The whole project started early last year after visiting his parents' house in Michigan and looking through his baby albums. I arranged to borrow the albums representing the first four years of his life, slowly started scanning in all the pictures, restored and photoshopped what I could, added names to the faces, and finally put it all into a book. After several recommendations I downloaded the software, and my verdict is that it is easy to use, has the option of designing your own pages, and offers fair prices (especially if you take advantage of their frequent sales and discounts).

The book was almost finished when the computer got packed up, and only in May was I able to pick up where I left off, and it was August before I finished. However, the book arrived looking exactly as I had imagined, and I decided to organize a book release party with a few of our friends to present this Christmas present to Roberts. Things didn’t go as planned, our friends had to cancel last minute and so the book release party turned into more of a “here you go, honey.” But I am still very proud of the way it turned out and happy that my husband has a piece of his childhood that he will be able to share with his children.

I would also like to note that I am now a published author J

PS. If you are interested in how the book looks, you can browse a few of the pages here.

Friday, September 16, 2011

21 weeks

Well, so much for having a January baby! I’ve been informed that the actual due date for the little carrot is not January 25th as I had calculated using the 40-week count, but instead is February 5th, 9 months from May 5th.  All this involves too much counting for my tired head. But I do have the echographie in hand that has pictures of this baby’s super long femur and age listed as 21 weeks, so there you go, we’re still on track. Maybe in France babies take 10 days longer to be born because of the August vacation and a frequent strike in July?

The doctor’s estimate on weight was 500 grams, which is 1.1 lbs. Phew. Must be those femurs!

Using a combination of English, French and hand waving we were able to ask the questions that have had me losing sleep over the last month, and the answers were straightforward and simple, something that was not the case in Greenville, SC. After the echographie the doctor took us on a tour of the delivery floor, showing us delivery rooms, waiting rooms and explaining the procedure, something that would be unheard of in the US – a doctor taking leisurely time to reassure a nervous mother.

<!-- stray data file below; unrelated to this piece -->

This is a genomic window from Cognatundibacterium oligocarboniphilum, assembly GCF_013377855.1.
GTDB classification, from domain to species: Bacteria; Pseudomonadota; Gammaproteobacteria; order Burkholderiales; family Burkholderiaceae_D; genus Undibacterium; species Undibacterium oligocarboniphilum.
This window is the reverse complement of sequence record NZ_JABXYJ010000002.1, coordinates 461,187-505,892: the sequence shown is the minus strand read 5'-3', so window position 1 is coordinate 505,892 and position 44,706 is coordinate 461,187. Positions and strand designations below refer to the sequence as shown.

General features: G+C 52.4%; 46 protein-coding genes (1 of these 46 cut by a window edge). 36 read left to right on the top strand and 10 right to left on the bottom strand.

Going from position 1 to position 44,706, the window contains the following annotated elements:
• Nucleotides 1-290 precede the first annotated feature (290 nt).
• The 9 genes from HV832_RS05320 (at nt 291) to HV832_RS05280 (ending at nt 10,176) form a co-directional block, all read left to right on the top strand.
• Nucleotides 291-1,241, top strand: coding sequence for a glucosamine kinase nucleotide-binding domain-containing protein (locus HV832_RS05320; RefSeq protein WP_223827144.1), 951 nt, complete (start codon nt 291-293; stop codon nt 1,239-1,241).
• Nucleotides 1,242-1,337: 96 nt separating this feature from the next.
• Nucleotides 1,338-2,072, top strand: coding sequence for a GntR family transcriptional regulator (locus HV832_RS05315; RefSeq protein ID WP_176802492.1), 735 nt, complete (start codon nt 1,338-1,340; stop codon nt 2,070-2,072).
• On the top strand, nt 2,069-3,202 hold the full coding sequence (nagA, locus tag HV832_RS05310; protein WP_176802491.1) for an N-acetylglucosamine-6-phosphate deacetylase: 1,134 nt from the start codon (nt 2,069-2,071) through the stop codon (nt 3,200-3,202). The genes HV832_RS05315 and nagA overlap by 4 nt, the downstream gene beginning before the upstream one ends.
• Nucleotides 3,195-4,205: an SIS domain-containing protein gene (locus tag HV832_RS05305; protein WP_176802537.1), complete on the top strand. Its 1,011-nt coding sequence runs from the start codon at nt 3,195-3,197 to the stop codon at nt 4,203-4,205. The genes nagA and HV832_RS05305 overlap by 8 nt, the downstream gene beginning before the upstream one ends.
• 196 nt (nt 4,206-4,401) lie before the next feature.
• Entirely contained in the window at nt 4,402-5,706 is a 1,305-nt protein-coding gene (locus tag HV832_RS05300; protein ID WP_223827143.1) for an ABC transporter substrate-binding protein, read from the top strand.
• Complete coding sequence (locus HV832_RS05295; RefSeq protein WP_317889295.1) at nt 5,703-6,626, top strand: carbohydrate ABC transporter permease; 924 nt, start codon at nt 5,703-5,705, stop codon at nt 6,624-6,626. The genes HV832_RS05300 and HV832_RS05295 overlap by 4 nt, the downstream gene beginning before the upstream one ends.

I finally unpacked the box of maternity clothes that was hiding in the corner of the room and have been relaxing in the spacious sacks-they-call-shirts ever since. Energy levels are somewhat back, morning sickness is gone, and back pain is minimal. It must be a girl, causing this little trouble! Waiting for the other shoe to drop…

Have you checked the batteries of your smoke detector recently?

Wednesday, September 14, 2011

Puy des Goules

On Sunday, we woke up with the itch to enjoy fresh air and see a place we hadn’t yet been. With les volcans such a short distance away, we found a map that showed a good central parking area for several trails. We packed up the baby backpack and headed west. Puy de Dôme is perhaps the most famous of the puys, but this also guarantees a crowd on days with nice weather on the paved/gravel trail leading to the summit. The climb is also very strenuous; our last ascent there were three of us sharing Lauris’s weight and none of us was preggers. Therefore our destination was the parking area for Puy des Goules, a few puys north of Puy de Dôme. We had decided to have a look around the trailhead, see how long/difficult the various hikes were rated, and take it from there.

Lunch at the grotte

The parking area is just west of Orcines. Lots of parking, great picnic places, and there are well-marked trailheads for three different hikes (these trails also connect up to the longer trail networks). The circuit for Puy de Pariou was marked as a 3 hour, 6 km circuit (219 m elevation change), and with the slight chance of rain we opted instead for the 3 km (80 m elevation change) Grotte de Sarcoui hike. The route was the same for the summit hike for Puy des Goules, which left us the option of continuing on later.

After eating lunch at the grotte we decided to climb the additional 80 meters to the summit, and were rewarded with lovely views of the Chaîne des Puys, despite the clouds. This hike was described as 4km there and back and instructed to allow two hours to complete. It did take us a little longer because we stopped for lunch and a short break at the top and because the last half a kilometer is a doozy! On the other hand, the wide trail allowed for safe hiking pour moi, and the trails crisscrossing the crater at the summit were much more interesting than the summit trails of Puy de Dôme.